It is undeniable that ten years ago, videogames were not as popular as they are today. With the arrival of web, console and mobile gaming, the medium quickly expanded to the point where the term “gamer” almost lost its meaning. Today, even with games being more accessible than ever, there are more people buying movie tickets each year than people playing video games (In America, 68% against 59%). Looking at the numbers, I believe all developers should ask themselves the following question:
What do films bring to people that games don’t?
While it’s certainly subject to debate, my theory is that in the film industry, it is really common to perceive the filmmakers’ culture through their work. It results in films being more convincing and diversified. For example, watching La Grande Bellezza (The Great Beauty) really feels like being transported in a foreign country, somewhere far away from home. The music, actors, filming location and language are so carefully blended together that the whole thing almost feel real. This attention to detail allows people to immerse themselves in another universe for a couple of hours.
However, when it comes to realistic narrative-driven games, many developers simply adhere to what I call “the global game culture”. They often do everything in popular locations such as New York and Los Angeles, promote free violence, write everything in English and encourage misogyny because “other games are doing it”.
Games are so often crafted for the stereotype gamer that they repel all the others from being attracted to the medium. In my opinion, one way to fight against this trend is to create more games featuring scenarios built to feel genuine and natural.
My small studio is currently creating a game that takes place in the 1970’s Northern Quebec (Canada). It is our third attempt at pushing a game to the market and the first one to be set somewhere relatively nears us. It turns out that finding actors, musicians and writers to help with the game’s development is way more convenient than with the other two projects. Since all texts and voices are made in French, we can easily convince people to help us and quickly pinpoint all aspects of the game that don’t feel right. On top of that, for the first time ever, our friends, families and acquaintances genuinely look and sound interested in seeing how the game will turn out. That is significant.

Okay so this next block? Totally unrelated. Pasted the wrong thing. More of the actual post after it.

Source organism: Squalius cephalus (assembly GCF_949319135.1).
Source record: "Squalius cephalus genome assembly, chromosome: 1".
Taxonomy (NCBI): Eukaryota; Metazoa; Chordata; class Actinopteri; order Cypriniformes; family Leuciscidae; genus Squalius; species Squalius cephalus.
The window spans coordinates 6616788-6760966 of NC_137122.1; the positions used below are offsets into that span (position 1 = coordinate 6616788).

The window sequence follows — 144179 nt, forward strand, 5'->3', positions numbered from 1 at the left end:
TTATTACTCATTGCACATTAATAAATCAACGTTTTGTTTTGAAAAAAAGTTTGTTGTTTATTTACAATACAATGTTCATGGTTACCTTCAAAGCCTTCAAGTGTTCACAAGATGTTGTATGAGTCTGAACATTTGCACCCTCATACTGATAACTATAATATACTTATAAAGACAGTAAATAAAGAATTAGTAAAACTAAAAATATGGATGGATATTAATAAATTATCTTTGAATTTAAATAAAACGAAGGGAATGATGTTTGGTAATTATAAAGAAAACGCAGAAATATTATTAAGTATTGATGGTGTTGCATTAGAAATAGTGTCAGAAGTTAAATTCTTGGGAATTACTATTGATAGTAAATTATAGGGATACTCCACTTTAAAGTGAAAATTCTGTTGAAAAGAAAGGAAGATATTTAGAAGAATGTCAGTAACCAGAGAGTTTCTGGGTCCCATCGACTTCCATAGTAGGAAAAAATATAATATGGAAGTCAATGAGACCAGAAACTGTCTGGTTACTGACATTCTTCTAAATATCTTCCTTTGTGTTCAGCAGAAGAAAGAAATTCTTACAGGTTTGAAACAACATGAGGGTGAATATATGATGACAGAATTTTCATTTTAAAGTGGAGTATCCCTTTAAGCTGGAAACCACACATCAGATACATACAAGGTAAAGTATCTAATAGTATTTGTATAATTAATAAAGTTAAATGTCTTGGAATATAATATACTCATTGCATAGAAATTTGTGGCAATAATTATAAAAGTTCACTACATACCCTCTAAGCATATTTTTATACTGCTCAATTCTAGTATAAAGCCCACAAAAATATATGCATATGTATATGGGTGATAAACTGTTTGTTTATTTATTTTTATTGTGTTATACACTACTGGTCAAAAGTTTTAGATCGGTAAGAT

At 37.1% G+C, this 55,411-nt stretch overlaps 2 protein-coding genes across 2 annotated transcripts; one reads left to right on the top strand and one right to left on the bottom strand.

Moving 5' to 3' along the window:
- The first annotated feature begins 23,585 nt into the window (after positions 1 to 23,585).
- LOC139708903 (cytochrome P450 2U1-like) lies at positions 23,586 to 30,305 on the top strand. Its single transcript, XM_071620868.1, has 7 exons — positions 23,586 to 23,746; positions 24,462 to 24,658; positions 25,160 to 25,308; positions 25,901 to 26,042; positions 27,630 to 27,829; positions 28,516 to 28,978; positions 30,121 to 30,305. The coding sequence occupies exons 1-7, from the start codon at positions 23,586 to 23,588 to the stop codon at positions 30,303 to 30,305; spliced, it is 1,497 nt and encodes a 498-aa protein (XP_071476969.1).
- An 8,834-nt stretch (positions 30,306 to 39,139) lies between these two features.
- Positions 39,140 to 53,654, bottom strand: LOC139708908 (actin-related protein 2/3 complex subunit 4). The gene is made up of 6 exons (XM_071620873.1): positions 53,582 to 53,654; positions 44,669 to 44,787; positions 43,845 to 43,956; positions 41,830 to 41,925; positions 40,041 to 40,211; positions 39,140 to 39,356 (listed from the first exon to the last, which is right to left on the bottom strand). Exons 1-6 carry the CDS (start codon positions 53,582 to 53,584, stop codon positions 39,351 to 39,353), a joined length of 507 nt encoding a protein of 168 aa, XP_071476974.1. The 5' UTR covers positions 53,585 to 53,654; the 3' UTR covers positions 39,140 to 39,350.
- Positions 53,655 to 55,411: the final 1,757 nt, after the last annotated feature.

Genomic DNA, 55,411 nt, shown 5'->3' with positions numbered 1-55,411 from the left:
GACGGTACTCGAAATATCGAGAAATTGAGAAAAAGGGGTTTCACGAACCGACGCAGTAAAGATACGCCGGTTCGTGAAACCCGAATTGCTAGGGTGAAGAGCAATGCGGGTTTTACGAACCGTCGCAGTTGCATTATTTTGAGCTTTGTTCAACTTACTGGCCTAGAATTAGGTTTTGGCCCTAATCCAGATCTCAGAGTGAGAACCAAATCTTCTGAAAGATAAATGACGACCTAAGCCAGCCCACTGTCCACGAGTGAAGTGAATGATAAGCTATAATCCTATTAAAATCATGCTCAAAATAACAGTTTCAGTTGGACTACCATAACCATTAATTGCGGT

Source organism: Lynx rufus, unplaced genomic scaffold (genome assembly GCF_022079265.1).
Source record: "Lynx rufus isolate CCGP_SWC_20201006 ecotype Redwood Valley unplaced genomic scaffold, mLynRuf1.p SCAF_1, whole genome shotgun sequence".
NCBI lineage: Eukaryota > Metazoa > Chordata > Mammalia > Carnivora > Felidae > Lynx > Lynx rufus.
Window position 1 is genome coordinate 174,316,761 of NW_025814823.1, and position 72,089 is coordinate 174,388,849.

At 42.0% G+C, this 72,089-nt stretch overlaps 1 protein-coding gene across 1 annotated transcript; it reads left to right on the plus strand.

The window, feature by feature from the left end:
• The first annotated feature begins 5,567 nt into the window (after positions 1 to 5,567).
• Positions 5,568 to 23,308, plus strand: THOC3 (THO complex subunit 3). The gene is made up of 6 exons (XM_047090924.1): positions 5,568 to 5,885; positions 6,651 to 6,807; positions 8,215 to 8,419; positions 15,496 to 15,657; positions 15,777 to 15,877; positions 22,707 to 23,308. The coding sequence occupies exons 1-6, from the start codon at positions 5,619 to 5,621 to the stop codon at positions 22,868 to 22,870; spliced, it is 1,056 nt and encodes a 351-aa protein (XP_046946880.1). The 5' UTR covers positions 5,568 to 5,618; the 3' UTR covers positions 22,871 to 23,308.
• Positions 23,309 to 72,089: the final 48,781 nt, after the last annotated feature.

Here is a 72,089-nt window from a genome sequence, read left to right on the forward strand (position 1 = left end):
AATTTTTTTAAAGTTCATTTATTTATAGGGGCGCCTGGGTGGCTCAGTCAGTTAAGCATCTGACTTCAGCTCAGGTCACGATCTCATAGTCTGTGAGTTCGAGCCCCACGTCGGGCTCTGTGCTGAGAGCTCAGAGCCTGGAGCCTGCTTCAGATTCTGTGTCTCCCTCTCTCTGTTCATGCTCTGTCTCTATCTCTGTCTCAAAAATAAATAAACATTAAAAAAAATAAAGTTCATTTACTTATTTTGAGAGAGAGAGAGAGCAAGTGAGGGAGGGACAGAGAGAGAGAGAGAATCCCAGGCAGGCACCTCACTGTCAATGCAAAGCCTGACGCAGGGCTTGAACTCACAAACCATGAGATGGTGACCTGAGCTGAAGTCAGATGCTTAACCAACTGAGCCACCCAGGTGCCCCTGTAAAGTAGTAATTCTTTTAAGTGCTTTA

If your mother tongue is not English, there is nothing wrong in creating a game in your language. Once you game is done, you can push all the texts and voices to professional translator firms. These people are most likely better at writing in English than you will ever be. There is also nothing wrong in partnering with local artists to create your next big thing. In the end, the result will look and sound more real to you and more exotic to others around the world. A good example of developers infusing parts of their culture in a game is the latest Infamous iteration, which takes place in Seattle, near Sucker Punch offices. I think the industry should applaud their initiative of creating a game closer to them and encourage other developers to follow the same route.
I’ve been in the business for six years now and over the course of my career, I realized how un-personal most game development practices are. Most companies create games for the mass market following strict market studies guidelines. While there will always be place for these blockbuster games, I hope to see more smaller titles that share parts of their developers' culture. While I think creating local games is part of solution, there are certainly other ways to make video games more attractive to the next 41%.
What do you think is the next step in the industry? Would you like to see more local games too?